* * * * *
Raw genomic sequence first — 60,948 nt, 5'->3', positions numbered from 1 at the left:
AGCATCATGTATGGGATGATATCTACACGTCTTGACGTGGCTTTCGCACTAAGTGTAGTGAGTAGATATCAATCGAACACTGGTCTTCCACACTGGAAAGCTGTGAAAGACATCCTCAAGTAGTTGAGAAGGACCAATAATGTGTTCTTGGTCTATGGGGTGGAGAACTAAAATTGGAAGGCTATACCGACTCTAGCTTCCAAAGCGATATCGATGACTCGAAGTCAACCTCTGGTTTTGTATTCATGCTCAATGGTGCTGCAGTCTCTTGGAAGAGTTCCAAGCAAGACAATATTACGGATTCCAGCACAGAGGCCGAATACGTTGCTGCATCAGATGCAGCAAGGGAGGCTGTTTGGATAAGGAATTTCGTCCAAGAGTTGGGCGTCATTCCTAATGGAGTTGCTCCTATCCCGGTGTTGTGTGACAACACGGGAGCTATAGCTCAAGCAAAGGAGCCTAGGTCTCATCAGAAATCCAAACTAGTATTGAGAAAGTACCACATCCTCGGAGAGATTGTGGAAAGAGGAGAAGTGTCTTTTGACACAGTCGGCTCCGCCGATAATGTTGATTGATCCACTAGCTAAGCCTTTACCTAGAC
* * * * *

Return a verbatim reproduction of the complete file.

Raw genomic sequence first — 60,948 nt, 5'->3', positions numbered from 1 at the left:
AGCATCATGTATGGGATGATATCTACACGTCTTGACGTGGCTTTCGCACTAAGTGTAGTGAGTAGATATCAATCGAACACTGGTCTTCCACACTGGAAAGCTGTGAAAGACATCCTCAAGTAGTTGAGAAGGACCAATAATGTGTTCTTGGTCTATGGGGTGGAGAACTAAAATTGGAAGGCTATACCGACTCTAGCTTCCAAAGCGATATCGATGACTCGAAGTCAACCTCTGGTTTTGTATTCATGCTCAATGGTGCTGCAGTCTCTTGGAAGAGTTCCAAGCAAGACAATATTACGGATTCCAGCACAGAGGCCGAATACGTTGCTGCATCAGATGCAGCAAGGGAGGCTGTTTGGATAAGGAATTTCGTCCAAGAGTTGGGCGTCATTCCTAATGGAGTTGCTCCTATCCCGGTGTTGTGTGACAACACGGGAGCTATAGCTCAAGCAAAGGAGCCTAGGTCTCATCAGAAATCCAAACTAGTATTGAGAAAGTACCACATCCTCGGAGAGATTGTGGAAAGAGGAGAAGTGTCTTTTGACACAGTCGGCTCCGCCGATAATGTTGATTGATCCACTAGCTAAGCCTTTACCTAGAC